Academic journal article Washington and Lee Law Review

Tiger's Paper Tiger: The Endangered Right of Publicity

Academic journal article Washington and Lee Law Review

Tiger's Paper Tiger: The Endangered Right of Publicity

Article excerpt

I. Introduction

In 1997, Tiger Woods took the sports world by storm with a recordbreaking performance at the 1997 Masters golf tournament in Augusta, Georgia.1 Alabama resident Rick Rush, a life-long sports fan, also attended the tournament.2 More significantly for Woods, Mr. Rush is a painter who specializes in painting sports subjects.3 Inspired by Woods's phenomenal victory, Rush began work on what became the subject of a bitter and costly lawsuit - a painting entitled The Masters ofAugusta.4 Rush's publisher, Jireh Publishing, Inc. (Jireh), made over 5,000 copies of the painting and sold than to the public.5 Impelled by what he perceived to be the exploitation of his identity, Tiger Woods, via his marketing company, ETW Corp. (ETW), filed suit in the United States District Court for the Northern District of Ohio against Jireh, seeking an injunction and damages.6

Woods based his lawsuit, in part, on a rapidly evolving area of the law known as the "right of publicity."7 The right of publicity is a quasi-intellectual property right that protects the pecuniary interest of an individual's identity.8 In ETW Corp. v. Jireh Publishing, Inc.,9 the district court considered whether the First Amendment's protection of expression shields an artist from liability when he appropriates the likeness of a celebrity without license or consent.10 The case concerned a painting that depicted professional golfer

Tiger Woods in three different poses against the backdrop of the Master's Golf Tournament.11 Woods's marketing agent, ETW, sued Jireh for, inter alia, infringement of Woods's publicity rights.12 In its opinion, the court ruled that the First Amendment protected Rush and his assignee, Jireh, from Woods's right of publicity claim, allowing Jireh to copy and sell prints of Rush's painting without license from, or giving proceeds to, ETW.13 The court's decision was consistent with the trend toward broader First Amendment protection of artistic expression and the concomitant erosion in the value of publicity rights.14

In contrast, the assignee of the "Three Stooges"' publicity rights, Comedy HI Productions, Inc., sued a California artist for selling t-shirts and prints of his rendering of the famous trio and won $225,000 in damages. 15 Comedy III Productions, Inc. v. Gary Saderup, Inc.,16 the California Court of Appeals rejected the defendant's First Amendment argument, stating that although art is generally protected by the First Amendment, "reproductions of an image, made to be sold for profit, do not per se constitute speech."17 The court ruled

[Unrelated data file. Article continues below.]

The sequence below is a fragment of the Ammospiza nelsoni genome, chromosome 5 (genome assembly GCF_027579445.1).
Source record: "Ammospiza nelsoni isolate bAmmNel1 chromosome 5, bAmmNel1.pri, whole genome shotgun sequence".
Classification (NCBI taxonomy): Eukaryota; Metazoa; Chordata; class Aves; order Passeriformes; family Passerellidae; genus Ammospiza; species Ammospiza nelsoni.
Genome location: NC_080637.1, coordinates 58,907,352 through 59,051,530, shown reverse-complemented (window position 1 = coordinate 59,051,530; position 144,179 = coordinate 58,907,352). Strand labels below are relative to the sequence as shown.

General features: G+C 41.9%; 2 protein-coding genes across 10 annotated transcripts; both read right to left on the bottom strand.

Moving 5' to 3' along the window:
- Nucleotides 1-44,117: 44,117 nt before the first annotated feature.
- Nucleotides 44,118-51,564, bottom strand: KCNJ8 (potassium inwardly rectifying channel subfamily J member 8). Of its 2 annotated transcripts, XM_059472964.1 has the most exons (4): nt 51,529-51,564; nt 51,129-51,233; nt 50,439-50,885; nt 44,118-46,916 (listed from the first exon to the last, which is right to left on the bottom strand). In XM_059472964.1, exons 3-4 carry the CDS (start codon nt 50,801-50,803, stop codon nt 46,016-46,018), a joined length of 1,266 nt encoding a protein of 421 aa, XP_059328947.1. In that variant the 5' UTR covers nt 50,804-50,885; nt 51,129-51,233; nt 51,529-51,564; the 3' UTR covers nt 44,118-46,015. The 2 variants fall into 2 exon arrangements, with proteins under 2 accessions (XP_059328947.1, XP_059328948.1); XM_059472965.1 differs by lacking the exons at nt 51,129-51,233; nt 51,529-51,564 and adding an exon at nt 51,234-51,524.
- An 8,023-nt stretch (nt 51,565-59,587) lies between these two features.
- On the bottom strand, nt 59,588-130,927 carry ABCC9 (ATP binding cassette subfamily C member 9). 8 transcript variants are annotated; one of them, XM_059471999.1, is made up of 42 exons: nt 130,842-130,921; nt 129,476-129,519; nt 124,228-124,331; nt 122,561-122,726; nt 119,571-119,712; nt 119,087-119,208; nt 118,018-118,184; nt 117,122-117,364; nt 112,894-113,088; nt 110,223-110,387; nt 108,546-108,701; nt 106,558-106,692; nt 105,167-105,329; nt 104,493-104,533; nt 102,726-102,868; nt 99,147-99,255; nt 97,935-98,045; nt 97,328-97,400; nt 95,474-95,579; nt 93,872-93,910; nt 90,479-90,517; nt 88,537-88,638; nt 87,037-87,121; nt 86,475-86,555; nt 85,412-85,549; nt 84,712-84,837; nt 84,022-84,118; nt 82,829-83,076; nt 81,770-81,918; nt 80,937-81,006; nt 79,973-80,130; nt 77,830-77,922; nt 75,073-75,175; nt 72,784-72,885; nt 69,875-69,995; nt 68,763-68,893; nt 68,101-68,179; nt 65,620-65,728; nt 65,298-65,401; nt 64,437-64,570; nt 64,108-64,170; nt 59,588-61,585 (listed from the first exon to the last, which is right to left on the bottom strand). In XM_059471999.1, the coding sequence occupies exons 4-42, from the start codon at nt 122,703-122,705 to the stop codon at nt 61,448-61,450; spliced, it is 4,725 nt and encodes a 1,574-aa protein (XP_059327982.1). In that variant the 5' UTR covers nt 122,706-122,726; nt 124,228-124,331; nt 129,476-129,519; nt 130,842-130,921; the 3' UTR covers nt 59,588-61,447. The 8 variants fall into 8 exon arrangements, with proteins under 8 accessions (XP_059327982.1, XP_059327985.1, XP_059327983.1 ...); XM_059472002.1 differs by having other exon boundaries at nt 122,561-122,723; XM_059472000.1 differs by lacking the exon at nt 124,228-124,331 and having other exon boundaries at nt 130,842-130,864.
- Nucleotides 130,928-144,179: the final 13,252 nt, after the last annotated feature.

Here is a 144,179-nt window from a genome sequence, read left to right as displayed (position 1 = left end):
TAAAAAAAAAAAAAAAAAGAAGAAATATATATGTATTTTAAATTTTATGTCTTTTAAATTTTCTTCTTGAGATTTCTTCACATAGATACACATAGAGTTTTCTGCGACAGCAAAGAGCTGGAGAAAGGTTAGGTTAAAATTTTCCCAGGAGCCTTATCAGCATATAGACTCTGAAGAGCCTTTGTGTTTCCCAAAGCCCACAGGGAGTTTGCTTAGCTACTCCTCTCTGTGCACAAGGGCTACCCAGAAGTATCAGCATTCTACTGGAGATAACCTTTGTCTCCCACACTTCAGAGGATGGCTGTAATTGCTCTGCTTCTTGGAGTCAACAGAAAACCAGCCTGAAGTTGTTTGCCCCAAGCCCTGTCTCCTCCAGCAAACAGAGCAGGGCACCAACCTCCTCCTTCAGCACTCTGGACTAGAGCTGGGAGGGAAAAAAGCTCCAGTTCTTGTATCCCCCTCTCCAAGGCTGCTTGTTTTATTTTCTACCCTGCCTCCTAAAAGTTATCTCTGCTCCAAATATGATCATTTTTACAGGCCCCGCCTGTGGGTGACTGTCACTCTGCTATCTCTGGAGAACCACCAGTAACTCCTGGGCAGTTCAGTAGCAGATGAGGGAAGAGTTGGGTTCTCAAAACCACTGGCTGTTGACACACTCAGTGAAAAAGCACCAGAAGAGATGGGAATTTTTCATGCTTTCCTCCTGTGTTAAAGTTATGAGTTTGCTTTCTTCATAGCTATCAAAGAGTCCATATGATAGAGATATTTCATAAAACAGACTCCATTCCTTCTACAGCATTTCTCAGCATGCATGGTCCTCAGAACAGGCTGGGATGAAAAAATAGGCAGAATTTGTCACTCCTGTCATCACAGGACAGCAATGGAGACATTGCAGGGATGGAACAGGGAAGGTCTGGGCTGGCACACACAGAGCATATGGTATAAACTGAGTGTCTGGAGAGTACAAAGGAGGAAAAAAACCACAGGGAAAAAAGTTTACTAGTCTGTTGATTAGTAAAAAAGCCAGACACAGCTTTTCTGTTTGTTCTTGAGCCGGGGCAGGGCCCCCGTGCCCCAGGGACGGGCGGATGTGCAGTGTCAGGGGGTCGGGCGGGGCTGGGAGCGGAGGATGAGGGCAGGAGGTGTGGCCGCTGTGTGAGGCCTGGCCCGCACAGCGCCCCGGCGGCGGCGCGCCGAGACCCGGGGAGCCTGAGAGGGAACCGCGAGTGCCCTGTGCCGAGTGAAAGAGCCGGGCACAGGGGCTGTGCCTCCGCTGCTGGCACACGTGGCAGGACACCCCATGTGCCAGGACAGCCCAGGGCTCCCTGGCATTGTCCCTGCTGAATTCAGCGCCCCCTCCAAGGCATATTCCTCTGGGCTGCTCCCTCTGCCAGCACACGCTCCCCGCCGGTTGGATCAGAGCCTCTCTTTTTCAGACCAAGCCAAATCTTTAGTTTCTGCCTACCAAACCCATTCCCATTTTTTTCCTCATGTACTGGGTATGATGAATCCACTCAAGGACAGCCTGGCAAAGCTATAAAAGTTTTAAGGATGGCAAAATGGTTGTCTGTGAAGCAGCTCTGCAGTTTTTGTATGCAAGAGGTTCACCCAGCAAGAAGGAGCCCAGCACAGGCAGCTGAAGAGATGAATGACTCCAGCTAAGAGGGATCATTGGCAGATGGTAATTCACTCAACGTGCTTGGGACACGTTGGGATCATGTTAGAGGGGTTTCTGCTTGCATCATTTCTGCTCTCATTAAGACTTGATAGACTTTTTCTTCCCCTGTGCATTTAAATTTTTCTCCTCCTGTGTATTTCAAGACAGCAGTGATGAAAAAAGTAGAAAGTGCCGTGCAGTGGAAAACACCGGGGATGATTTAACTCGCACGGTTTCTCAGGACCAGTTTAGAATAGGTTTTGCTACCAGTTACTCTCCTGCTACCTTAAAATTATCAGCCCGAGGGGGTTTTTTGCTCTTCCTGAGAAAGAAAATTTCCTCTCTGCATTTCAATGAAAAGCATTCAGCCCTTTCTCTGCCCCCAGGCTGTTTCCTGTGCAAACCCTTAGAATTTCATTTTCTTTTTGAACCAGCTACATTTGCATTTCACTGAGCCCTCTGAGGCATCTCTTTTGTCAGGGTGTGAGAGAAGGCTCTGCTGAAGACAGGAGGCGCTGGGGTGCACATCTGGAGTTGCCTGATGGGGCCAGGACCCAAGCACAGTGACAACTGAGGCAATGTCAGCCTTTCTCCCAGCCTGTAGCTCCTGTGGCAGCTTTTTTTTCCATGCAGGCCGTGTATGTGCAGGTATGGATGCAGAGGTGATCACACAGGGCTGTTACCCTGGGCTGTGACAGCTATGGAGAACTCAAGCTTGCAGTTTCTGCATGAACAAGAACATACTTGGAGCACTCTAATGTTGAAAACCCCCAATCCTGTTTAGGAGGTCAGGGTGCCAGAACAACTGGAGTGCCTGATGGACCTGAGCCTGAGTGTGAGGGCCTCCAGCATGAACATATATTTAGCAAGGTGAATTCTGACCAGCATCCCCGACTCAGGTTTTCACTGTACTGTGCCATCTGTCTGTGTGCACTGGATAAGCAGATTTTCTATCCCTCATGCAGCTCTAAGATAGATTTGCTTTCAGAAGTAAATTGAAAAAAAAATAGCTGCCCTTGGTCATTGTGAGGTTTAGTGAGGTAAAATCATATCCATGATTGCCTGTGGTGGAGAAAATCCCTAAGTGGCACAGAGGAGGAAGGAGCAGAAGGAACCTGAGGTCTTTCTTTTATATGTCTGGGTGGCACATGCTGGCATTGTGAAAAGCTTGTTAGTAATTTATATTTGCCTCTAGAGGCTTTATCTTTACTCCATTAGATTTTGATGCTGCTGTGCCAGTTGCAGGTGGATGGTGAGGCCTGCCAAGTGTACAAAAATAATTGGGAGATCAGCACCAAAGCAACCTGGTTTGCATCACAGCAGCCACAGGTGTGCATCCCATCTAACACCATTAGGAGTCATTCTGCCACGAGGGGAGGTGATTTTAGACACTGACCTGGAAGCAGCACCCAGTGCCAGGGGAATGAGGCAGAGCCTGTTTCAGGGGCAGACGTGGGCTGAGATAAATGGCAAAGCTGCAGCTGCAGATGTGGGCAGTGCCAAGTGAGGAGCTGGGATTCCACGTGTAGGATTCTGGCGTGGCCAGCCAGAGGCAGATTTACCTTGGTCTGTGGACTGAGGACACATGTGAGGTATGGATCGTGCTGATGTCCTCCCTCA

that art does not necessarily convey any message, emotion, or idea and, therefore, is not protected per se.18 The California Supreme Court affirmed the court's judgment but for different reasons.19 Rather than relying on the lower court's reasoning that reproductions are not entitled to First Amendment protection,20 the California Supreme Court ruled that "depictions of celebrities amounting to little more than the appropriation of the celebrity's economic value are not protected expression under the First Amendment."21 Although ETW and Comedy HI were litigated under differing publicity rights laws, the First Amendment issues are identical.22 Nonetheless, the results and reasoning of the two decisions are at complete odds.23 This contradiction illustrates the continued uncertainty regarding the breadth of First Amendment protection in publicity rights cases.24

This Note explores the friction between the right of publicity and the First Amendment's protection of expression.25 Parts I.A and I.B examine the evolution of the publicity right from its humble beginnings as a right of privacy tort to its current incarnation as a commercial interest recognized in

just over half of the states.26 Part II examines the justifications for vigorous First Amendment protection of expression and the ramifications of minimal protection.27 Part III explores the growing tension between freedom of expression and the right of publicity. …

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